I remember the first time I really thought about the word ‘compassion’. It was in a Religious Studies lesson at school. Our teacher explained that it has its root in Latin, where ‘com’ means ‘together’ and ‘passion’ means ‘suffer’, so being compassionate means, suffering together with someone, feeling someone’s pain, understanding, even experiencing, what they’re going through. I’ve never forgotten this way of thinking about compassion – it’s stuck with me because it evokes such a powerful feeling within me … to choose to suffer what someone else is suffering is an amazing act of love.

Fast-forward thirty years to the Compassion-Focussed Skills workshop I attended in hospital. There, we talked about how a compassionate person isn’t just a nice person; there’s an element of bravery, courage and strength in the way they support people. There’s a willingness to take responsibility and an ability to face and tolerate distress. They understand the problems people are facing, but they have a way of helping those people to help themselves. Sounds a lot like what my RS teacher said!

So, how does this relate to being self-compassionate? After all, if you’re suffering, you’re already suffering with yourself.

When it comes to mental illness, one of the main ways I’ve learned to be compassionate towards myself, has been to learn about my brain and understanding how it works. In last week’s post, I wrote about the drive, threat and soothing systems that we all have. It should have been obvious, especially as I have two children who I’ve had to soothe too many times to count, but I’d never really thought about humans having a soothing system. As a sufferer of anxiety, the threat system – flight, fight, freeze and appease – was all too obvious too me, but the idea that I could regulate it by activating my soothing system was a revelation. When my children were babies, I’d activate their soothing systems with cuddles or milk or a nappy change, but I didn’t twig that I could do the same for myself as an adult, even as a life-long comfort eater. Two and two just hadn’t made four in this area of my thinking. I wonder if it’s because society often tells us that comfort-eating is bad, and that spending time and effort on ourselves is selfish. To quote Daft Punk: everything needs to be done harder, better, faster, stronger. Slowing down to take a breathe is routinely frowned upon.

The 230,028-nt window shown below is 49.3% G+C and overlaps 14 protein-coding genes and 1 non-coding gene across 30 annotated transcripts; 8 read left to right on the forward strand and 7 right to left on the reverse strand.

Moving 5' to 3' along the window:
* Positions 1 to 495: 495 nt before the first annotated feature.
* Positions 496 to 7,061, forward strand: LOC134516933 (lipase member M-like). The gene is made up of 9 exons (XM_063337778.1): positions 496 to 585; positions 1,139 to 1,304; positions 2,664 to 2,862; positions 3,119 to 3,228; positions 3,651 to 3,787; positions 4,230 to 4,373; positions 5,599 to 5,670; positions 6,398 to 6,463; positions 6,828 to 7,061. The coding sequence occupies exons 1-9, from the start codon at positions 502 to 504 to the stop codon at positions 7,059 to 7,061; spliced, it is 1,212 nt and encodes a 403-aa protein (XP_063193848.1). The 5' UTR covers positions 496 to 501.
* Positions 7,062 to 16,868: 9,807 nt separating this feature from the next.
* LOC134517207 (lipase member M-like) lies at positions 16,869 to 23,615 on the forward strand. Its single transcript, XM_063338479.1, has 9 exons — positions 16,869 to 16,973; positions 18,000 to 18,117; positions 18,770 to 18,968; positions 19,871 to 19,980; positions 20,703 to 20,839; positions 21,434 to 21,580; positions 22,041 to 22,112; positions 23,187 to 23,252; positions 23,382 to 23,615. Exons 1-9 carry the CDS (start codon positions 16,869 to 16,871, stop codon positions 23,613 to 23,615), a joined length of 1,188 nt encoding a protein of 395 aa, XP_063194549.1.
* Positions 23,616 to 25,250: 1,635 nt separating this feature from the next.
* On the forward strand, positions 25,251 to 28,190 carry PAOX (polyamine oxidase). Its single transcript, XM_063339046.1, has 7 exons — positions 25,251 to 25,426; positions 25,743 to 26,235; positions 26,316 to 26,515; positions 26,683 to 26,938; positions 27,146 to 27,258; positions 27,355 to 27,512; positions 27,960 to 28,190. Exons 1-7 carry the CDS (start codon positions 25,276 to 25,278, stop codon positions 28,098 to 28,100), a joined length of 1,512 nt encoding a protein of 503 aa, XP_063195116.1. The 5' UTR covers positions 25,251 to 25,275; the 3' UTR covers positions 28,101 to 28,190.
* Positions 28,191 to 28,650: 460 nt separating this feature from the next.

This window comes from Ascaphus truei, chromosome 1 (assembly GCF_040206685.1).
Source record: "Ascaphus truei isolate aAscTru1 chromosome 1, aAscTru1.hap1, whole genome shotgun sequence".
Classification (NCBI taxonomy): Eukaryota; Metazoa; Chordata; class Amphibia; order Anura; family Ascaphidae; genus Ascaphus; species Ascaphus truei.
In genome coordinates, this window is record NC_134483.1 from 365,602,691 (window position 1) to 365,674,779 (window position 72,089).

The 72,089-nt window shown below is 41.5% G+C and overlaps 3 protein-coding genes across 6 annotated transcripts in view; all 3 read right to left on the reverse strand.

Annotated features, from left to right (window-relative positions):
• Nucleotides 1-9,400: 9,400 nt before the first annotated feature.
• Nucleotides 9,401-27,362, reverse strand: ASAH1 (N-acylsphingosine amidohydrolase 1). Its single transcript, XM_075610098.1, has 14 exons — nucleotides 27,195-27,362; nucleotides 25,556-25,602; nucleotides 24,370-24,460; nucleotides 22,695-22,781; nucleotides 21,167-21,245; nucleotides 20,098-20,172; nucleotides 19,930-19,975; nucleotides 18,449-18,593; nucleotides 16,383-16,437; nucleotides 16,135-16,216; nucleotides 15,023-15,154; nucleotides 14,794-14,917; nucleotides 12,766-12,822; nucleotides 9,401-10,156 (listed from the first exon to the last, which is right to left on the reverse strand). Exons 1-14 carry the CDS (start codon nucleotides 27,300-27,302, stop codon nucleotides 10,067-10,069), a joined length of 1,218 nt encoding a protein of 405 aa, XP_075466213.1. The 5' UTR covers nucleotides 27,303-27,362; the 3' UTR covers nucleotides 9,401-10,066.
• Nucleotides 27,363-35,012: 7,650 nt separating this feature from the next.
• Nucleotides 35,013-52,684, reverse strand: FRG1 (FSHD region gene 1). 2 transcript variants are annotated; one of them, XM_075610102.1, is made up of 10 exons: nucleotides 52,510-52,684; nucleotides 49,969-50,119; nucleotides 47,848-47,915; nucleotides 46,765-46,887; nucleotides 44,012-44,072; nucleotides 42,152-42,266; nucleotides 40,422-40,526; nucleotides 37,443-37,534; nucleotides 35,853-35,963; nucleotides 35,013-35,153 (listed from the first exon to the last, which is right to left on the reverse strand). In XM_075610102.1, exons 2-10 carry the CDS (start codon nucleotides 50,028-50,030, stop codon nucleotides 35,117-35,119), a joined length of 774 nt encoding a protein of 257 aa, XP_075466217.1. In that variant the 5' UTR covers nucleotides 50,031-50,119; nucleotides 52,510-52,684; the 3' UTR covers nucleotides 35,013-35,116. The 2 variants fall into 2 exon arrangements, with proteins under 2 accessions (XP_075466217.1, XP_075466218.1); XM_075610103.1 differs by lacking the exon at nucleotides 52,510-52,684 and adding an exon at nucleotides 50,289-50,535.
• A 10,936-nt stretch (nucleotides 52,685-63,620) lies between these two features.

But I digress. The main points of the Compassion-Focussed Skills workshop were that people in crisis can often be very hard on themselves, but what they need to get through the crisis is support and encouragement, and that the best person to give them support and encouragement is themselves. Often, people can be good at looking after others, but not so good at looking after themselves – hands up if you can relate to that! What really helps is if we think about ourselves as our own best friend and find ways of thinking about ourselves and treating ourselves as if we were.